Infected man's journey exposes security flaws
A man with a rare form of TB eluded safeguards to protect against the spread of diseases.
THE episode involving a Georgia man with a dangerous form of tuberculosis
who could have exposed hundred of passengers to the disease on at least four flights through Europe and North America stresses the need for improved procedures to protect the public from the spread of infectious diseases.
As a hub of global air travel, Hawaii should be especially concerned about the inability of authorities to intercept the man even with all the post-9/11 efforts to heighten homeland security. The incident showed the flaws in the nation's preventive system for diseases, and for terrorism as well. An inquiry by Congress and a review by the Bush administration of its security programs are in order.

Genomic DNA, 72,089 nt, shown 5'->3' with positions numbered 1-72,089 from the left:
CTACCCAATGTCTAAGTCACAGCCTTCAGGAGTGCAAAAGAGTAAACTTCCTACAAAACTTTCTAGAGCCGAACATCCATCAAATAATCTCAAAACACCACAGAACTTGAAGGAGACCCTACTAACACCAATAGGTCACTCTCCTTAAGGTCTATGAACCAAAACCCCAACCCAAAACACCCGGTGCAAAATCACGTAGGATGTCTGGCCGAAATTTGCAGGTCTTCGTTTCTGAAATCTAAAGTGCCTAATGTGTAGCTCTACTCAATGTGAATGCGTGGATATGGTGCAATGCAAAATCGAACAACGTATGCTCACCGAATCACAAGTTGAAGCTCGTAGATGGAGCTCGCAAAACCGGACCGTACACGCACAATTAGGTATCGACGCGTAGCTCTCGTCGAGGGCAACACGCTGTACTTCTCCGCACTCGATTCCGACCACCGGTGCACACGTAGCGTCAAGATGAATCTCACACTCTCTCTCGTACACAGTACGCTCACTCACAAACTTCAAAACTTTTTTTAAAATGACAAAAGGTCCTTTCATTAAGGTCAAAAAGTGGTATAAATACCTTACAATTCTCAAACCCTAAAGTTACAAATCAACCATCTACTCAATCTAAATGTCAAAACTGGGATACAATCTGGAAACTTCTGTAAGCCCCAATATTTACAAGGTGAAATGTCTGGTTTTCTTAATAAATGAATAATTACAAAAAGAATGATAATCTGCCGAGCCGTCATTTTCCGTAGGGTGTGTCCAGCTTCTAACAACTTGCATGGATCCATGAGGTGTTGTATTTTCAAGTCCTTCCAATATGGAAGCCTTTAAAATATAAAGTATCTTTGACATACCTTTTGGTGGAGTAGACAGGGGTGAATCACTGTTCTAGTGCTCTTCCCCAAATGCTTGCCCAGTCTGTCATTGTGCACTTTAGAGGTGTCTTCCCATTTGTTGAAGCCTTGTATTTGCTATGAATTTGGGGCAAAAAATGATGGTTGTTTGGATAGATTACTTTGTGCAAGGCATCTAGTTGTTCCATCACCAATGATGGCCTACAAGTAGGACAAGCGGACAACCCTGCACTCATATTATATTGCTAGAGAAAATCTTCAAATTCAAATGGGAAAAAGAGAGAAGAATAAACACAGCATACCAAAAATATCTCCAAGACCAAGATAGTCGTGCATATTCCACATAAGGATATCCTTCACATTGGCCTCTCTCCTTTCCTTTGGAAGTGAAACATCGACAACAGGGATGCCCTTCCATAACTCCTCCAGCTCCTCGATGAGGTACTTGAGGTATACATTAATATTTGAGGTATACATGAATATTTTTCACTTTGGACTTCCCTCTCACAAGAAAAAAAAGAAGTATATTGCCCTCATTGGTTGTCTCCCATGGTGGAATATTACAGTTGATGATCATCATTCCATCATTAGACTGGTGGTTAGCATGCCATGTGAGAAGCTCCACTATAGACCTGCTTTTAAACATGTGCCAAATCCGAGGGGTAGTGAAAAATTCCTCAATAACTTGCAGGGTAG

Andrew Speaker, diagnosed with TB earlier this year, was advised by Georgia officials not to travel. It was not until he had left Atlanta for his wedding and honeymoon in Europe that his disease was determined to be an extremely drug-resistant form. He was located in Rome and told by U.S. health officials not to take commercial airplanes back to the United States, but he and his bride flew to Prague, then to Montreal and drove into the country from Canada.
Despite instructions to detain Speaker, to don protective clothing and to alert authorities, a border patrol agent heedlessly cleared him to enter, saying Speaker looked healthy.
Speaker now is under quarantine and being treated, but his odyssey unveiled a host of concerns, including health officials' ambiguous authority, a lack of international coordination among health agencies and a negligence in preparedness for biological hazards.
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